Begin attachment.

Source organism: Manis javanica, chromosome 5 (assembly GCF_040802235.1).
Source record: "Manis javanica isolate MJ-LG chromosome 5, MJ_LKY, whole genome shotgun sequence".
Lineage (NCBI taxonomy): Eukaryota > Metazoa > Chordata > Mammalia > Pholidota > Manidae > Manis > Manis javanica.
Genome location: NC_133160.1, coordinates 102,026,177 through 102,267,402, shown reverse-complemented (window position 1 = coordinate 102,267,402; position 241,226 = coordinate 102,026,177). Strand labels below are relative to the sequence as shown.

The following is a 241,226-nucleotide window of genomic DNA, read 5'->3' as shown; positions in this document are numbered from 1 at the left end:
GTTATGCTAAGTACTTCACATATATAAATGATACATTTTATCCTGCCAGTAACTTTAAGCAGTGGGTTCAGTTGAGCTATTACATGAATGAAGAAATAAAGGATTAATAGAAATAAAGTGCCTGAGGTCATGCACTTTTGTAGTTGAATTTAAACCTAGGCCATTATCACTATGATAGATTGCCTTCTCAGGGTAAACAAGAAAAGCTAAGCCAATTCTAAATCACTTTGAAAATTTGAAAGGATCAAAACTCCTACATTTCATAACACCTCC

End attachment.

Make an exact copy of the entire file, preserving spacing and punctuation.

Source organism: Manis javanica, chromosome 5 (assembly GCF_040802235.1).
Source record: "Manis javanica isolate MJ-LG chromosome 5, MJ_LKY, whole genome shotgun sequence".
Lineage (NCBI taxonomy): Eukaryota > Metazoa > Chordata > Mammalia > Pholidota > Manidae > Manis > Manis javanica.
Genome location: NC_133160.1, coordinates 102,026,177 through 102,267,402, shown reverse-complemented (window position 1 = coordinate 102,267,402; position 241,226 = coordinate 102,026,177). Strand labels below are relative to the sequence as shown.

The following is a 241,226-nucleotide window of genomic DNA, read 5'->3' as shown; positions in this document are numbered from 1 at the left end:
GTTATGCTAAGTACTTCACATATATAAATGATACATTTTATCCTGCCAGTAACTTTAAGCAGTGGGTTCAGTTGAGCTATTACATGAATGAAGAAATAAAGGATTAATAGAAATAAAGTGCCTGAGGTCATGCACTTTTGTAGTTGAATTTAAACCTAGGCCATTATCACTATGATAGATTGCCTTCTCAGGGTAAACAAGAAAAGCTAAGCCAATTCTAAATCACTTTGAAAATTTGAAAGGATCAAAACTCCTACATTTCATAACACCTCC